“The young driver market is being underserved by the car industry, Driver1 founder Tim Hammond told TechCrunch. “And primarily it’s the financing that’s not available for that age group. It’s also something that’s not really affordable for any of the car subscription models like Fair.com and it’s not suitable for the OEM subscription services either financially or from an age perspective for young drivers.”
The company’s own research has found this group wants a newer car for 12 to 15 months.
“The car is the extension of their device,” Hammond said, noting these drivers don’t want the old junkers. “They want their iPhones and they want the car that goes with it.”
The company is working directly with leasing companies — not dealerships — to provide young drivers with 3 to 5-year-old cars that have lost 60 percent or so of their value. Driver1 is targeting under $120 a month for the customer and has a partnership with remarketing company Manheim, which is owned by Cox Automotive.
The startup is focused on the UK for now and has about 600 members who have reserved their cars for purchase. Driver1 is aiming to capture about 10 percent of the 1 million or so young people in the UK who pass their learners permit each year. The company plans it expand to France and other European countries in the fall.
Tiny but mighty micromobility
Ca-caw, ca-caw! That’s the sound of Bird gearing up to launch Bird Platform in New Zealand, Canada and Latin America in the coming weeks. The platform is part of Bird’s mission to bring its scooters across the world “and empower local entrepreneurs in regions where we weren’t planning to launch to run their own electric-scooter sharing program with Bird’s tech and vehicles,” Bird CEO Travis VanderZanden told TechCrunch.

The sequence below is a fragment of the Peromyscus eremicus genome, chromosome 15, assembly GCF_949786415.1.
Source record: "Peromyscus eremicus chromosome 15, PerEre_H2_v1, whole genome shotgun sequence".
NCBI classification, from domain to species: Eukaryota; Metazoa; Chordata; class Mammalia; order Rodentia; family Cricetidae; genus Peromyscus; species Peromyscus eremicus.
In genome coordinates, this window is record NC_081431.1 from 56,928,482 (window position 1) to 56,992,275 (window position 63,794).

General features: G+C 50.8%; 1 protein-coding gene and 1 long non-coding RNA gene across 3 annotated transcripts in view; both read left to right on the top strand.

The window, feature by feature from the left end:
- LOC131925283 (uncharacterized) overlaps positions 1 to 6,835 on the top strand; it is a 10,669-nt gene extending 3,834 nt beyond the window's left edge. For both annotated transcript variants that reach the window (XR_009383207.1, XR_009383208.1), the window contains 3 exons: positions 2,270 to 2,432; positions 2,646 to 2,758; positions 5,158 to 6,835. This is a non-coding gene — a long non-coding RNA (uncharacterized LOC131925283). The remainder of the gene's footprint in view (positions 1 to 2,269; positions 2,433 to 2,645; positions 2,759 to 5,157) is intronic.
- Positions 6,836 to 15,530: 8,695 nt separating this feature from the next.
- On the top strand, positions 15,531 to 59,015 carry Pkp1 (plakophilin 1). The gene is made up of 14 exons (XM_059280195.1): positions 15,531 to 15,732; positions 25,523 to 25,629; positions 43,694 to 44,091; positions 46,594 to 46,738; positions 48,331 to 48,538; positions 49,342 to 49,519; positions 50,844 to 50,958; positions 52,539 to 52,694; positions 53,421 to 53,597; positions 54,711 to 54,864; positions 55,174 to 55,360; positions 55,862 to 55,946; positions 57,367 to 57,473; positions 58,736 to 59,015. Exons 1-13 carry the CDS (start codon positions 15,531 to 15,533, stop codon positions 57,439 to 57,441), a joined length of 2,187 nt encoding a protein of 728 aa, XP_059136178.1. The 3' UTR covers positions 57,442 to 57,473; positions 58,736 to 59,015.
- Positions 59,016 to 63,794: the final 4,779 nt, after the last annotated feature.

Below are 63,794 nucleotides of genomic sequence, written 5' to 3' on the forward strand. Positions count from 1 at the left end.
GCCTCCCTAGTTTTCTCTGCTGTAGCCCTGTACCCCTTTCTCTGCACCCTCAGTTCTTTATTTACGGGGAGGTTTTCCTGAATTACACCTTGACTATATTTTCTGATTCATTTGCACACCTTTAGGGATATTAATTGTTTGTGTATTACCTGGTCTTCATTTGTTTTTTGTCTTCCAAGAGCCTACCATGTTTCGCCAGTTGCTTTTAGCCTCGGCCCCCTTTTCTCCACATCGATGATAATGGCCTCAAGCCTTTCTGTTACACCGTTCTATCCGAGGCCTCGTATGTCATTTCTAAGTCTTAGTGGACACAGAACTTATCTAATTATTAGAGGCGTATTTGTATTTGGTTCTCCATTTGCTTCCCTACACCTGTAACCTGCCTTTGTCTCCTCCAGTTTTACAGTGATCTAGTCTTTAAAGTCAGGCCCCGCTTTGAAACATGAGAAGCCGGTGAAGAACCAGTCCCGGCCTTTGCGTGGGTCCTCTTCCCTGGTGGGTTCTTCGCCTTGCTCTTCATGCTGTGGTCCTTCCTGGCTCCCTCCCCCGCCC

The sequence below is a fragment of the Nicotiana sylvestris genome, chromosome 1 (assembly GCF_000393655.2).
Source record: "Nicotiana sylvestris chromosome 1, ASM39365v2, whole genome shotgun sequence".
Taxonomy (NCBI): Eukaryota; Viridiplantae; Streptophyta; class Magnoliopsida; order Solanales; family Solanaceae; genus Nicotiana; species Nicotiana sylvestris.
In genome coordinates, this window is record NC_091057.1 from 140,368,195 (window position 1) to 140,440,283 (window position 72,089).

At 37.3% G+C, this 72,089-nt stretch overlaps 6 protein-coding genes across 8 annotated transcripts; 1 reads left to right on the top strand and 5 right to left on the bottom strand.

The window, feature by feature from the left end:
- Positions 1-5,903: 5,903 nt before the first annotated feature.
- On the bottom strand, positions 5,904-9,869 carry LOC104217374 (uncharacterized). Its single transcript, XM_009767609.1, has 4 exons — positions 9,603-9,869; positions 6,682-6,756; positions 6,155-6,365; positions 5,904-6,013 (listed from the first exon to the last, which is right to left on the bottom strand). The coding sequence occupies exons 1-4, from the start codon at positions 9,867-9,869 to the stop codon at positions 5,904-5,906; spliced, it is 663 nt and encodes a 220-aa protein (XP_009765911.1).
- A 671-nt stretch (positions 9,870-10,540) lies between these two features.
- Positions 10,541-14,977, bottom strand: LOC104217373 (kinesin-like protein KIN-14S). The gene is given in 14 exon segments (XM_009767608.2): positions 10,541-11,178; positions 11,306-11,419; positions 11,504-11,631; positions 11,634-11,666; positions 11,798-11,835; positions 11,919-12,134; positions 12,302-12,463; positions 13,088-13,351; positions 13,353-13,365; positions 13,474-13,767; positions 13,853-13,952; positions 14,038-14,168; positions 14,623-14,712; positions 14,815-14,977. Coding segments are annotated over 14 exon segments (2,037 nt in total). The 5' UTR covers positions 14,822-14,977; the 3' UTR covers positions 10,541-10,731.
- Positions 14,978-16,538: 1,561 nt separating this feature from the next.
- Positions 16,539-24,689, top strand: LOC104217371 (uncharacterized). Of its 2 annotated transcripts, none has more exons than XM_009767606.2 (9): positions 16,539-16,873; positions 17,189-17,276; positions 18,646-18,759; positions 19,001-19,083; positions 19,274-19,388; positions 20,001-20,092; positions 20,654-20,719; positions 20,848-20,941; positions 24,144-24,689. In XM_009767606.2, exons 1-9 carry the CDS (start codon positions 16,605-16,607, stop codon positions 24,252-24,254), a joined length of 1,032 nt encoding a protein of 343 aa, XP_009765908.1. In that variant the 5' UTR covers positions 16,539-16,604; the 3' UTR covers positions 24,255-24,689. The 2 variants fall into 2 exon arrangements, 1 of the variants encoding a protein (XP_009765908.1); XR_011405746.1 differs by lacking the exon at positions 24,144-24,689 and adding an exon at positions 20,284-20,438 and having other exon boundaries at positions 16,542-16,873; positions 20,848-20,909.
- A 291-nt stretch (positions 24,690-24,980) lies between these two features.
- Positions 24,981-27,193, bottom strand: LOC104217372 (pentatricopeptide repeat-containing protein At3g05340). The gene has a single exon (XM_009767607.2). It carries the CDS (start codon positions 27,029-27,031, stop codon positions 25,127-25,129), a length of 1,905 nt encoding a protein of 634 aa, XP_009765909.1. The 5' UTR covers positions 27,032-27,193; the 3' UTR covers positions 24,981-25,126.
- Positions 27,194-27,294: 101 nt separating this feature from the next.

MRD’s two cents: Bird Platform seems like a way for Bird to make extra cash without having to do any of the work i.e. charging the vehicles, maintaining them and working with city officials to get permits. Smart!
Meanwhile, the dolla dolla bills keep pouring into micromobility. European electric scooter startup Voi Technology raised an additional $30 million in capital. That was on top of a $50 million Series A round just three months ago.
Oh, and because micromobility isn’t just for startups, Volkswagen decided to launch a kind of weird-looking electric scooter in Geneva. Because, why not?
It’s probably not smart to suggest another newsletter, but if you haven’t checked out Michael Dunne’s The Chinese Are Comingnewsletter, you should. Dunne has a unique perspective on what’s happening in China, particularly as it related to automotive and newer forms of mobility such as ride-hailing. One interesting nugget from his latest edition: there are more than 20 other new electric vehicle makers in China.